Another crack in China's financial stability

Another crack in China's financial stability

A 100-yuan note sits on the end of a firecracker. (Reuters photo)
A 100-yuan note sits on the end of a firecracker. (Reuters photo)

Last month, China's foreign exchange reserves just fell below the psychological threshold of $3 trillion. The event got people talking about yet another worldwide financial firestorm. For Thailand, things could get even rockier than in 2008 as the epicentre of the earthquake would be much closer to home this time around.

With the prospect of a slowing economy, money has been pouring out of China since mid-2014. During this period, the yuan depreciated by over 10% and recently touched an eight-year low. This would have been business as usual, had it not been for the staggering pace at which China lost its reserves, especially in late 2015. Since then, the speed has slowed somewhat, but the trend persists.

Generally, foreign exchange reserves are assets that governments hold onto to pay foreign debts and manage currencies when needed. Having sizeable reserves, therefore, projects financial stability and inspires confidence in a domestic currency. Without it, China could be in a weaker position during battles against financial imbalances like high corporate debt and the overheated property sector; all of which could lead to the much-feared scenario of China's crash-landing.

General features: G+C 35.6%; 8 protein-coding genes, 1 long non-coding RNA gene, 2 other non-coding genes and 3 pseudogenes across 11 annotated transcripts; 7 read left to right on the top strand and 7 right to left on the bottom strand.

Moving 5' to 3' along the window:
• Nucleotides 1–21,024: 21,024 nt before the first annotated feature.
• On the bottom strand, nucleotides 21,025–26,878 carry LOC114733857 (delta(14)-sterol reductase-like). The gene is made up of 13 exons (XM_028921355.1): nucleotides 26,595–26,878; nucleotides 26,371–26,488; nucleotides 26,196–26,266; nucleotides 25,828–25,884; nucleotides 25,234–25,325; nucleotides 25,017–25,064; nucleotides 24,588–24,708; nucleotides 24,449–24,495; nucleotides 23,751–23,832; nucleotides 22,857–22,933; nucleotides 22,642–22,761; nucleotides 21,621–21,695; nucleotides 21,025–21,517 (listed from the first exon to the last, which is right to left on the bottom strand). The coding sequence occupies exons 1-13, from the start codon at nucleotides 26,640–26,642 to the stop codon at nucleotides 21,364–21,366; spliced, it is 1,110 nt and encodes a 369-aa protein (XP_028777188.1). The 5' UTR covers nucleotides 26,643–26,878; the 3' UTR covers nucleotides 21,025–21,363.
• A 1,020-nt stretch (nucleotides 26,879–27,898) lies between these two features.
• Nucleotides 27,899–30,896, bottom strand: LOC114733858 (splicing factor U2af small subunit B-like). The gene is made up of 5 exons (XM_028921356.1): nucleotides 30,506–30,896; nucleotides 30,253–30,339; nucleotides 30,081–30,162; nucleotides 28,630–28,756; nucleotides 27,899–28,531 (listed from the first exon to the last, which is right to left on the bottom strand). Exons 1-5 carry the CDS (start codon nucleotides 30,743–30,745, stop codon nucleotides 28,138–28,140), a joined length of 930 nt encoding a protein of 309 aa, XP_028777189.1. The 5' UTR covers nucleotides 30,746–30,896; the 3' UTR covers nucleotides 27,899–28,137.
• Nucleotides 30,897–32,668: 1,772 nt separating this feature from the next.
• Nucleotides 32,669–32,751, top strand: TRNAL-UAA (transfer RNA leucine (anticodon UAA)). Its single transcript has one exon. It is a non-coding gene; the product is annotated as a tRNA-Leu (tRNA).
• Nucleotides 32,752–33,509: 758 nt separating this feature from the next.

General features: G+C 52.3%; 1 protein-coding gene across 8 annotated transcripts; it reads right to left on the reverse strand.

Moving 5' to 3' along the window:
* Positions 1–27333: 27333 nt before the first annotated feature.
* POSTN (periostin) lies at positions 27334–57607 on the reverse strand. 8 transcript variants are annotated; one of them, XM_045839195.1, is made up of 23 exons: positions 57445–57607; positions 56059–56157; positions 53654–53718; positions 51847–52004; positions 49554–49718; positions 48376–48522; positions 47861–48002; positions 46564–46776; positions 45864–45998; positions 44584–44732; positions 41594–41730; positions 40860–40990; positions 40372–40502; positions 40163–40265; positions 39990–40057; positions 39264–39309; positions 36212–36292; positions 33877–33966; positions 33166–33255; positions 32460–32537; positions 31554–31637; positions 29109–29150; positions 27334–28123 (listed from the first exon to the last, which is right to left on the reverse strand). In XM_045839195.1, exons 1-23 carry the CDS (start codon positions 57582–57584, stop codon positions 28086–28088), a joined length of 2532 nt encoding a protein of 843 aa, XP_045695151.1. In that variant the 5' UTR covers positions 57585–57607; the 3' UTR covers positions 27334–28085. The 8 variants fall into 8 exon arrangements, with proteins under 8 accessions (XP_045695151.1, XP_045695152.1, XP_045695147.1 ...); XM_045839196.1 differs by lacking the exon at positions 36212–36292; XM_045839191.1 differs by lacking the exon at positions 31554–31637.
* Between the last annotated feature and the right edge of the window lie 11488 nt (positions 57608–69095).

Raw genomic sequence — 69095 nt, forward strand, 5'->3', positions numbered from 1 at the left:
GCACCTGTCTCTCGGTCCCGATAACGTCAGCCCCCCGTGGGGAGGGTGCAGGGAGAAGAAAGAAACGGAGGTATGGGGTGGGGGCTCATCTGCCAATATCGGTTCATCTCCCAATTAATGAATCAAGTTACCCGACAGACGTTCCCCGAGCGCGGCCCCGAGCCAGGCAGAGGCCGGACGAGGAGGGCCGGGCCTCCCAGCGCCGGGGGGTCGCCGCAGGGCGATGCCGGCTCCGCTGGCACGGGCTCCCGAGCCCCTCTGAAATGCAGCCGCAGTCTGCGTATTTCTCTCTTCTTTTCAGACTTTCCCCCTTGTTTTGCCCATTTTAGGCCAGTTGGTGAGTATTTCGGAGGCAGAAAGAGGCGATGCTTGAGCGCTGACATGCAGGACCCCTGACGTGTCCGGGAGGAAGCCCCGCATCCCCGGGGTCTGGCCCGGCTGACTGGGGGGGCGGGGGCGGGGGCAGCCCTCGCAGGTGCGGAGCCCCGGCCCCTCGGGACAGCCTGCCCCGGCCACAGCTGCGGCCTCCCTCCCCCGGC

Sutapa Amornvivat, Ph.D. is Chief Economist and First Executive Vice President at Siam Commercial Bank. She has international work experience at IMF, ING Group and Booz, Allen, Hamilton. She received a BA from Harvard and a PhD from MIT. Email EIC Online.

To slow capital outflows, China has been putting up control measures to ensure stability. Yet, the size of recent China's cross-border flows was as large as 4% of its GDP. This level is basically on par with other countries with open capital accounts like Japan and Korea. Under this condition, China will need large reserves to keep the yuan at its desired level through buying and selling operations. By Bloomberg's calculation, the IMF's methodology suggests China needs a minimum reserves level of US$2.9 trillion to maintain its peg. This threshold too will be breached within a few months. Soon China will need to ramp up its capital controls, which will have consequences on anyone involved in the flow of money in and out of China.

How worried should Thailand be? In the face of tighter capital controls, some segments of the Thai economy stand to lose. The impact depends on the types of control measures and their targets.

China currently subjects all outward direct investment projects valued above US$1 billion, or roughly 35 billion baht, to case-by-case approval. Under close scrutiny are deals by Chinese companies made outside of their core businesses.

The current rule should have a limited impact on Chinese FDI in Thailand, given its relatively small project size (averaging 414 million baht, according to the Thailand Board of Investment). Even that for one of the larger projects by Sentury, a major tyre manufacturer from Shandong Province, recorded at 8 billion baht, is well below the threshold. Nonetheless, harsher enforcement of existing rules could cause delays in transactions. But, it should not interrupt the long-term trend of Chinese investment in Thailand.